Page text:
In a healthy individual and society, worldviews are not final and static, but evolve in response to changes in our environment. In this sense, worldviews are closer to being hypotheses; assumptions about how the world works that we validate or disprove through experience.
Being able to continually test and update our worldview is an indispensable evolutionary skill. An incomplete or out of date worldview is like having an incomplete or out of date map. It is very difficult if not impossible to get to where we want to go, and most likely we’ll end up someplace we do not wish to be.
How do we know when our worldview needs updating? One indication is when we encounter mounting problems that seem unsolvable. Scientists know this dynamic well. A theory elegantly explaining observed data finds acceptance until enough new data accumulates which the theory fails to explain. Once a critical threshold of unexplainable data is gathered, a new theory emerges that incorporates it.
Another, more personal indication that our worldview is incomplete and needs updating is when we encounter a worldview we find threatening.
Let’s go back to the diagram of our “worldview box” inside the larger context of Reality. Only now, rather just our own worldview, we see that that there are multiple worldviews. In reality, there is one worldview for each person on the planet. That would make about 7 billion in total!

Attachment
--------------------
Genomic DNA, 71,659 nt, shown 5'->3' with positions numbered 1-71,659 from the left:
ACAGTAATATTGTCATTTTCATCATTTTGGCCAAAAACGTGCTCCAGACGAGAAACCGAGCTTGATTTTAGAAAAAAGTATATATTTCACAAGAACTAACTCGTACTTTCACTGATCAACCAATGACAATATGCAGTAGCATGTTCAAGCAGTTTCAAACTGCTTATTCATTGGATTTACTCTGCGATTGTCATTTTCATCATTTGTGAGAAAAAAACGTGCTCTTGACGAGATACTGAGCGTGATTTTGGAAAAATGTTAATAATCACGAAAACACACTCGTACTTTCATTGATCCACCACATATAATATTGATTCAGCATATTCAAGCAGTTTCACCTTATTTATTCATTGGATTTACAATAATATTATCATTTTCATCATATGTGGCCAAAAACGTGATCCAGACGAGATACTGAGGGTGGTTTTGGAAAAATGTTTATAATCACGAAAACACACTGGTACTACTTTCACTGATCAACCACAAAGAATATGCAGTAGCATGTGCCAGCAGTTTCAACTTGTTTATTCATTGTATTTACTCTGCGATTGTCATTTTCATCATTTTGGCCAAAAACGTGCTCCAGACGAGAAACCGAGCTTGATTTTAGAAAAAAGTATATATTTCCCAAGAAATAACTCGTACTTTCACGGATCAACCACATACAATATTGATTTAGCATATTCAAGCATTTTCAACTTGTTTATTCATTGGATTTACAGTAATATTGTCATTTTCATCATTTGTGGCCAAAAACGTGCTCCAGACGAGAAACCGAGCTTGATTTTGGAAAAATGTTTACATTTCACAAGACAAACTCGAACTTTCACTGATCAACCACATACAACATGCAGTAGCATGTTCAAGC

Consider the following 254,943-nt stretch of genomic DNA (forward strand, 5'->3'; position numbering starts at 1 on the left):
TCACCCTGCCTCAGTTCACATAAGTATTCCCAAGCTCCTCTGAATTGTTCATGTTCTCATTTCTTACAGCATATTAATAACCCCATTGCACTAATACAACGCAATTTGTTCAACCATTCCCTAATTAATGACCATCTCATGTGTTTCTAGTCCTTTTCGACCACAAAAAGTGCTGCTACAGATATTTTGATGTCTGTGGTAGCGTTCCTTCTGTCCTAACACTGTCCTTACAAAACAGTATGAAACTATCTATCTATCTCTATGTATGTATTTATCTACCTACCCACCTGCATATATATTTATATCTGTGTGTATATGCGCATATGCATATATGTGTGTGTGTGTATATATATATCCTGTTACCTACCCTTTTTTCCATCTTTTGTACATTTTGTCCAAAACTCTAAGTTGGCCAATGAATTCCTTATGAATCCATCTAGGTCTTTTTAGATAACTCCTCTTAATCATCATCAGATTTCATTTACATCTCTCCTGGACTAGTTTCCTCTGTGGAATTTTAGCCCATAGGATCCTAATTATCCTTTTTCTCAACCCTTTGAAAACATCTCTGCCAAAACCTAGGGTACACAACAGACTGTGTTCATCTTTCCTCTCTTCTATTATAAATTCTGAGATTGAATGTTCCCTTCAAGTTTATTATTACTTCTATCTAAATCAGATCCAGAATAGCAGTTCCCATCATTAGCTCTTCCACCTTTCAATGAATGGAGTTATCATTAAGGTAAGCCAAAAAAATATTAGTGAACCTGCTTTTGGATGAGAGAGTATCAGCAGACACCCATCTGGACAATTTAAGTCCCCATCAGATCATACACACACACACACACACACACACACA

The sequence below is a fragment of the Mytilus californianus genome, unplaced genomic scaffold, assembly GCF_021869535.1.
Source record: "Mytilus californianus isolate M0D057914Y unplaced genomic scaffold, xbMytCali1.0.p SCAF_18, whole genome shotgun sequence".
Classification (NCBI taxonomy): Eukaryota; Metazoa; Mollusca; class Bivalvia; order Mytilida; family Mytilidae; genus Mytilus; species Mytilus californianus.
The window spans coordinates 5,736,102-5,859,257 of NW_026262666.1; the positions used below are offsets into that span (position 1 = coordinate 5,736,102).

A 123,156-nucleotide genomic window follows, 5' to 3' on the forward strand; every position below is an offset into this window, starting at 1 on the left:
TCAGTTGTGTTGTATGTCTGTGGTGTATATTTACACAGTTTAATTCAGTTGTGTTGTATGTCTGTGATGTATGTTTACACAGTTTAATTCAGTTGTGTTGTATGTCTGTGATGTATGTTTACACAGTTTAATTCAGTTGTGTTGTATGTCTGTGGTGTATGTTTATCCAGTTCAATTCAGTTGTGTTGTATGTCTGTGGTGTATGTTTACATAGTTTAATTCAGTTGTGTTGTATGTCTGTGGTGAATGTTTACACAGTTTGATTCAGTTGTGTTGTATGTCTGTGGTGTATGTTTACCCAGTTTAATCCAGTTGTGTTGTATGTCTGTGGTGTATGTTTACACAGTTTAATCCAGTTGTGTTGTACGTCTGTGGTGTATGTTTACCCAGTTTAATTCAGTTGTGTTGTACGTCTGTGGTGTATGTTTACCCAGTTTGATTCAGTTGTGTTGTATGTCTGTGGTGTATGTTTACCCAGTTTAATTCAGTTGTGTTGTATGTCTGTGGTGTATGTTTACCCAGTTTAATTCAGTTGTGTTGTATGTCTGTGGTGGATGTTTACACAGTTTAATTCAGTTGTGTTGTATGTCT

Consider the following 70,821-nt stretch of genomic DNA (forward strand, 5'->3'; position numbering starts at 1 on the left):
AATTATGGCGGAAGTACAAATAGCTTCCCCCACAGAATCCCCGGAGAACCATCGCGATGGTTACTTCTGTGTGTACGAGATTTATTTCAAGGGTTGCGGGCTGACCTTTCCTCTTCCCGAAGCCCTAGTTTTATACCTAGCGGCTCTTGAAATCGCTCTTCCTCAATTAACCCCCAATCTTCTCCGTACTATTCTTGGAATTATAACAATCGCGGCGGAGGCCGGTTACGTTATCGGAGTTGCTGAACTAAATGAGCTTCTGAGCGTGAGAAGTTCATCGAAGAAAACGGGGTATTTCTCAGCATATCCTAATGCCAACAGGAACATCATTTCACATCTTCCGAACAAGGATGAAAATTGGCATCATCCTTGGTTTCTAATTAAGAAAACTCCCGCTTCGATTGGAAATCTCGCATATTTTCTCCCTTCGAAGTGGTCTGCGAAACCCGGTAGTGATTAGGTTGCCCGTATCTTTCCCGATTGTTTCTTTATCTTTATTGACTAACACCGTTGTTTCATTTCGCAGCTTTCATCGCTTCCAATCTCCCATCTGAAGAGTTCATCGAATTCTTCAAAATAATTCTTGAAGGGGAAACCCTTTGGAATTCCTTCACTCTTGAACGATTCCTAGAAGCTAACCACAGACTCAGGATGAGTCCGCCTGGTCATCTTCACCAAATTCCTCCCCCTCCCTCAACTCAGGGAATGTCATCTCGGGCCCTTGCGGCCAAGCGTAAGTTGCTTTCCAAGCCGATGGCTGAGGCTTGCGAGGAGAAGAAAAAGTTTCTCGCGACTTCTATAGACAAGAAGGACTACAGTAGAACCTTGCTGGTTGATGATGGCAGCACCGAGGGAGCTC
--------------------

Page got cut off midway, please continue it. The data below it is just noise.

What’s essential to understand is that all of these worldviews are “valid” in that they exist within the larger context of Reality; each is a logical outcome of a person’s experience of the world.
Because we all have different experiences, our worldviews frequently do not agree or see things the same way. You probably know someone who has a very different way of looking at the world than you do. Often times we appreciate that diversity. Other times, we are threatened by it or simply reject it as “wrong.”
When we encounter a worldview that we find threatening, we have two choices: we can reject it, and thereby lose an opportunity to expand our own worldview; or we can engage with it and seek to understand the experiences that produced it; thereby expanding our worldview and, consequently, our circle of compassion.
When we seek to understand another’s worldview, they become our workout partner. It’s a workout because we typically identify with our worldview—when it is threatened, we feel threatened. Challenge my worldview, and you challenge my very sense of self.
The shift in thinking that is required is to understand that while we each have a worldview, we are not ourselves the specifics of that worldview. Rather, we are defined by an apparently unique capacity to consciously adapt and expand our worldview as the evidence requires.
In other words, what makes us most human is not our certainty, but our conscious adaptability.
Here’s a fun, short video that speaks to what we are talking about:
Seek out someone whom you know has a worldview different from your own. You might have different ideas about politics, religion, education, etc. Enter into a conversation with the goal of getting your head outside of your box and into their box. Afterward, write down the experience and how you felt about it. Was it uncomfortable? Why? Was the person difficult to listen to? Why? What did you need to do internally to be able to listen? Did the experience change you? How?
Next: Part 5 – Soul-Journ